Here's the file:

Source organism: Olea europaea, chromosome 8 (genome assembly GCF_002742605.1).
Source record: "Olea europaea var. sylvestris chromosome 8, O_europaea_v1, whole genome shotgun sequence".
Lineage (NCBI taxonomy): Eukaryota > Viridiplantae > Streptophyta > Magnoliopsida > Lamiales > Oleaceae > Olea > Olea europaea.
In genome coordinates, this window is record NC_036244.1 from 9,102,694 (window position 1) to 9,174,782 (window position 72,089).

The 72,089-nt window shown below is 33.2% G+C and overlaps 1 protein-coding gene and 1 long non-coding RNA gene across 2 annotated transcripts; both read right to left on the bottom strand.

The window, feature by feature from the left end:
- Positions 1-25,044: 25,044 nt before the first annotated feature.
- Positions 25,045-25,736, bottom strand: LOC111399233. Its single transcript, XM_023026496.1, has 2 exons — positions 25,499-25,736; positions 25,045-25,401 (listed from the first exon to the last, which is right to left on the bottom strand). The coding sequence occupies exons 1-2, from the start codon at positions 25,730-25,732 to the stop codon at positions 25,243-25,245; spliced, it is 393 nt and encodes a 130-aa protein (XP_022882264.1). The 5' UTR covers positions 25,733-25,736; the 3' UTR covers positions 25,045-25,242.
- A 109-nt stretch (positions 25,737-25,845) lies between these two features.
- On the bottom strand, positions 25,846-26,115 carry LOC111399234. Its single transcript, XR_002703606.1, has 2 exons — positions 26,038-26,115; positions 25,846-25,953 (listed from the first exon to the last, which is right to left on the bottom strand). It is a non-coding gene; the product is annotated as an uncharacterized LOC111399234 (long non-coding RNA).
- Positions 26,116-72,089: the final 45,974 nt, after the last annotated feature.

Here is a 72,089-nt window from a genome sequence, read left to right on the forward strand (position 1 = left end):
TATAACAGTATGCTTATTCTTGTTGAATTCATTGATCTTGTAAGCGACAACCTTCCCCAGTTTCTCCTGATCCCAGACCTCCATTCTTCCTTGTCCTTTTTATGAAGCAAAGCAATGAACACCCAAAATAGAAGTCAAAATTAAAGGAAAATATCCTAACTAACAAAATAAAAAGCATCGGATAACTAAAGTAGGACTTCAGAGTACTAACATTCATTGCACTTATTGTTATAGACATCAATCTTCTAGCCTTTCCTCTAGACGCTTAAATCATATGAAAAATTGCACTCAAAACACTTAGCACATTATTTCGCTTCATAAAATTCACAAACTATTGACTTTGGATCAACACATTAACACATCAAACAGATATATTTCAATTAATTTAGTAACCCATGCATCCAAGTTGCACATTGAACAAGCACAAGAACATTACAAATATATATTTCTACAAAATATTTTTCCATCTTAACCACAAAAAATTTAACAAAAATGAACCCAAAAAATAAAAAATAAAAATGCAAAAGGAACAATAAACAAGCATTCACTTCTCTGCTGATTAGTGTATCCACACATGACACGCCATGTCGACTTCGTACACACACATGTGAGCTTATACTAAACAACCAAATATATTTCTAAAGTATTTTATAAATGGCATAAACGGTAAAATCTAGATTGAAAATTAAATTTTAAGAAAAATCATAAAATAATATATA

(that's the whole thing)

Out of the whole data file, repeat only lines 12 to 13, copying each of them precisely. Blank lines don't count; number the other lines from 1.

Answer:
Here is a 72,089-nt window from a genome sequence, read left to right on the forward strand (position 1 = left end):
TATAACAGTATGCTTATTCTTGTTGAATTCATTGATCTTGTAAGCGACAACCTTCCCCAGTTTCTCCTGATCCCAGACCTCCATTCTTCCTTGTCCTTTTTATGAAGCAAAGCAATGAACACCCAAAATAGAAGTCAAAATTAAAGGAAAATATCCTAACTAACAAAATAAAAAGCATCGGATAACTAAAGTAGGACTTCAGAGTACTAACATTCATTGCACTTATTGTTATAGACATCAATCTTCTAGCCTTTCCTCTAGACGCTTAAATCATATGAAAAATTGCACTCAAAACACTTAGCACATTATTTCGCTTCATAAAATTCACAAACTATTGACTTTGGATCAACACATTAACACATCAAACAGATATATTTCAATTAATTTAGTAACCCATGCATCCAAGTTGCACATTGAACAAGCACAAGAACATTACAAATATATATTTCTACAAAATATTTTTCCATCTTAACCACAAAAAATTTAACAAAAATGAACCCAAAAAATAAAAAATAAAAATGCAAAAGGAACAATAAACAAGCATTCACTTCTCTGCTGATTAGTGTATCCACACATGACACGCCATGTCGACTTCGTACACACACATGTGAGCTTATACTAAACAACCAAATATATTTCTAAAGTATTTTATAAATGGCATAAACGGTAAAATCTAGATTGAAAATTAAATTTTAAGAAAAATCATAAAATAATATATA